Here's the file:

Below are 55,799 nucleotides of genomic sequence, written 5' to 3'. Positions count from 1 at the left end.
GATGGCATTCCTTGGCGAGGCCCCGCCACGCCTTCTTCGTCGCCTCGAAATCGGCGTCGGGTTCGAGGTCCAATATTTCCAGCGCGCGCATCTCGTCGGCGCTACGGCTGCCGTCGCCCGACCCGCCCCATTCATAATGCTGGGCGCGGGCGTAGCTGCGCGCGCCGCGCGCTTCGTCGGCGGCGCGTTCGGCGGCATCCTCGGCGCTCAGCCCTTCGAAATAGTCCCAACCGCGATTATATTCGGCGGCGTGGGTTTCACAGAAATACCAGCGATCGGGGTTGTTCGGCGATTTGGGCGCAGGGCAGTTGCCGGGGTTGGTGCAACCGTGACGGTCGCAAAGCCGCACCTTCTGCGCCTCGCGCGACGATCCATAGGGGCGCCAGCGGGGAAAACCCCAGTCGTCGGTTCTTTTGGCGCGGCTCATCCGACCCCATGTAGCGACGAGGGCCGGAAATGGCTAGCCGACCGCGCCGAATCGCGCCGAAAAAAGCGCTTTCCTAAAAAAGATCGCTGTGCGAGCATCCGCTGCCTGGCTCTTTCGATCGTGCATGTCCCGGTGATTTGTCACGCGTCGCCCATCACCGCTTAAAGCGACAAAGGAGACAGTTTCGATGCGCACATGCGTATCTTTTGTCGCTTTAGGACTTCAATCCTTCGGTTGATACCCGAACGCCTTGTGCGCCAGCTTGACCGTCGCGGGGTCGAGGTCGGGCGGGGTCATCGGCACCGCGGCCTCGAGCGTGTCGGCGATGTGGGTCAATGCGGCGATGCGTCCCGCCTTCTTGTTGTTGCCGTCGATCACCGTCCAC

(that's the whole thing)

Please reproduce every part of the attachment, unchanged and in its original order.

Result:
Below are 55,799 nucleotides of genomic sequence, written 5' to 3'. Positions count from 1 at the left end.
GATGGCATTCCTTGGCGAGGCCCCGCCACGCCTTCTTCGTCGCCTCGAAATCGGCGTCGGGTTCGAGGTCCAATATTTCCAGCGCGCGCATCTCGTCGGCGCTACGGCTGCCGTCGCCCGACCCGCCCCATTCATAATGCTGGGCGCGGGCGTAGCTGCGCGCGCCGCGCGCTTCGTCGGCGGCGCGTTCGGCGGCATCCTCGGCGCTCAGCCCTTCGAAATAGTCCCAACCGCGATTATATTCGGCGGCGTGGGTTTCACAGAAATACCAGCGATCGGGGTTGTTCGGCGATTTGGGCGCAGGGCAGTTGCCGGGGTTGGTGCAACCGTGACGGTCGCAAAGCCGCACCTTCTGCGCCTCGCGCGACGATCCATAGGGGCGCCAGCGGGGAAAACCCCAGTCGTCGGTTCTTTTGGCGCGGCTCATCCGACCCCATGTAGCGACGAGGGCCGGAAATGGCTAGCCGACCGCGCCGAATCGCGCCGAAAAAAGCGCTTTCCTAAAAAAGATCGCTGTGCGAGCATCCGCTGCCTGGCTCTTTCGATCGTGCATGTCCCGGTGATTTGTCACGCGTCGCCCATCACCGCTTAAAGCGACAAAGGAGACAGTTTCGATGCGCACATGCGTATCTTTTGTCGCTTTAGGACTTCAATCCTTCGGTTGATACCCGAACGCCTTGTGCGCCAGCTTGACCGTCGCGGGGTCGAGGTCGGGCGGGGTCATCGGCACCGCGGCCTCGAGCGTGTCGGCGATGTGGGTCAATGCGGCGATGCGTCCCGCCTTCTTGTTGTTGCCGTCGATCACCGTCCAC